Vietze: We have the Music Tectonics podcast, and one of the first things we did was ask the question: What is going to explode, or what’s exploding right now because of this remote isolation? And we focused on a few areas. We focused on remote music education, remote collaboration tools and livestreaming. Those were the three big categories. Though the demand was extremely high for all of that stuff during the pandemic, it may look like the demand has waned to the point where it’s no longer even a thing right now, [but] I don’t think that’s the correct analysis. The demand was so damn high that it looked like this stuff was exploding, and then when it went to lower levels, it looked like it was dying. But I think the pandemic paved the way for a path to monetization and for the survival of those innovations and the way that people interact around music. Something like 400 livestreaming companies emerged in total from before and during the pandemic. Obviously, the majority of those are not going to survive. However, some of them will, and it’ll be part of the overall music diet in terms of the fan experience and in terms of artists and artist teams’ career experiences.
What emerging technologies in music are you excited about?
Vietze: At the first conference we did a session called “AI’s Got Talent.” The idea was, what’s the role of artificial intelligence in musical creativity? The debate at the time was not that different from how different generations of musicians protested mechanical pianos, player pianos, turntables being used as musical instruments, synthesizers — all these things had a controversial moment. Eventually, a certain type of creativity and new forms emerged, new genres emerged and got adopted. The same thing is happening with artificial intelligence. So much to the point that the conversation isn’t really happening anymore. There’s not as much, “AI is a problem.” Instead, you see this massive wave of musical creators who are using this stuff. As a result, we’re going to see this massive creativity of new styles, new genres, new songs, but also new generations of people who wouldn’t have had access to making music. As a social phenomenon, it is just going to continue to grow like a tidal wave.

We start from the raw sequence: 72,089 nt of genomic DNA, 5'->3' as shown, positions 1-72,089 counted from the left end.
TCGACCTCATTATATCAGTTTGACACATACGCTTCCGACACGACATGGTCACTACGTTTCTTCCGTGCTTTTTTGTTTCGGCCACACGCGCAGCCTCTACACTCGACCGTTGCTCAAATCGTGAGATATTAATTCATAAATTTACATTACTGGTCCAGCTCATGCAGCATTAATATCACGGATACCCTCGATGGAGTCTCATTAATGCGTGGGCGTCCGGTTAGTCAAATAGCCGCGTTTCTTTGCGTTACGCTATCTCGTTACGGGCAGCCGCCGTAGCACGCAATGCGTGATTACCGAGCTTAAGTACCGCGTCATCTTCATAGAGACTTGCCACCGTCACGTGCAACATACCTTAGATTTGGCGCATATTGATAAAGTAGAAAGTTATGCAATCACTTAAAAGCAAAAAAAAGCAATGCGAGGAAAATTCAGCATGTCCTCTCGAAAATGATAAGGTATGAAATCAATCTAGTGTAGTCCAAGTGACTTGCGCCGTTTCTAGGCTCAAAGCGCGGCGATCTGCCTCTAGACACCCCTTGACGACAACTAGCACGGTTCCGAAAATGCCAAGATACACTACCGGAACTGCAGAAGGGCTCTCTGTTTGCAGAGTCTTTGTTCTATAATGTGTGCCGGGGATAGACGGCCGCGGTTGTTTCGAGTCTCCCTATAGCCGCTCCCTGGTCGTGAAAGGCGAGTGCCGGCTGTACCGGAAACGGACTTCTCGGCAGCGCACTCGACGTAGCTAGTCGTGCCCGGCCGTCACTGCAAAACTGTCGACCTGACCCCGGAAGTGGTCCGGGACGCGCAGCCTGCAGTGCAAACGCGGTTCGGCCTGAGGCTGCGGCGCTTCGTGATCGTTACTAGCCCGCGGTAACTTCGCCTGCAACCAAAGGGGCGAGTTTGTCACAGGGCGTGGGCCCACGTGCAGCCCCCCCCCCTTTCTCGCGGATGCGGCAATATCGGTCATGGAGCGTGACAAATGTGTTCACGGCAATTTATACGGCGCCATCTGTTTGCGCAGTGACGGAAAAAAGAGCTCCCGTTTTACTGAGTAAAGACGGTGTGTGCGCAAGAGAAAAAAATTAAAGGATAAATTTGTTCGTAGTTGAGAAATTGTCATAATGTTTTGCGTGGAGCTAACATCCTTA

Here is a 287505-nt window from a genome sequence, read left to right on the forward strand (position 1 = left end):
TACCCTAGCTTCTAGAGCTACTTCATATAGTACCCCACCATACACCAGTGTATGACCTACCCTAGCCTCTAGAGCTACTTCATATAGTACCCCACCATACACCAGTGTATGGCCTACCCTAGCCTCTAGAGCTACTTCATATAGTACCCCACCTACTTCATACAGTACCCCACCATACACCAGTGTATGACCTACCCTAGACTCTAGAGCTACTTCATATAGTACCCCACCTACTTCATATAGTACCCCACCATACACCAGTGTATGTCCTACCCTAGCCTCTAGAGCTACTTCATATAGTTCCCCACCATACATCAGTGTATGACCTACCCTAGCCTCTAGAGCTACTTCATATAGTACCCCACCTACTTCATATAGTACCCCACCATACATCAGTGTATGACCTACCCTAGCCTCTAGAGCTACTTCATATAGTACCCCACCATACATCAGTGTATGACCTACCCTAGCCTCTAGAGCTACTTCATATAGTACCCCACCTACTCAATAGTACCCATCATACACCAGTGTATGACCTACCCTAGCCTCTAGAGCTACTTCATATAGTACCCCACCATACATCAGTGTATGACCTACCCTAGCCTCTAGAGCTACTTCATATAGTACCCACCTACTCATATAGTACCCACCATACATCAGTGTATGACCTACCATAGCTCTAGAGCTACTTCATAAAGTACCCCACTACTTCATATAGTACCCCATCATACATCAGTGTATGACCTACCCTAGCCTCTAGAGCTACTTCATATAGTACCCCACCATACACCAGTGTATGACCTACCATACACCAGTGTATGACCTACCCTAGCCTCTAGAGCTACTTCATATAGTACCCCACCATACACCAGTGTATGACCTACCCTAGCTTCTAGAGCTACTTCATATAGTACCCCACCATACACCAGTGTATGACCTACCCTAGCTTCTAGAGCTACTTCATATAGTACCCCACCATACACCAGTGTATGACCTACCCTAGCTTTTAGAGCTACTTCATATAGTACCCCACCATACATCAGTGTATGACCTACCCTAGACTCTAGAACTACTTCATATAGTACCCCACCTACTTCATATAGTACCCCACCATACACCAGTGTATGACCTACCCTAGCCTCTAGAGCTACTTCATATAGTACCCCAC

Non-fungible tokens have taken off in music in a way that few people anticipated, but it’s a contentious issue. Now, you have a lot of people saying, “Oh, the bottom is going to fall out, or is falling out, and there’s no real future in this.” What are your thoughts on where that’s going?
Vietze: The crux of what’s beneath the surface with the concept of NFTs and Web3 is solid innovation. Once the technology comes into place, it’s just a matter of time before it’s actually a day-to-day operational, useful tool. Right now, people are learning as they go, as they create, as they purchase. [In the future], we won’t be calling anything an NFT, but you’ll still have this experience of knowing that there’s value, that you’re unlocking new opportunities through a purchase and that there will be a chance to track things in a way that doesn’t invade your privacy. Those are all great things, and I think they will happen. And it makes sense that there will be very large market corrections along the way.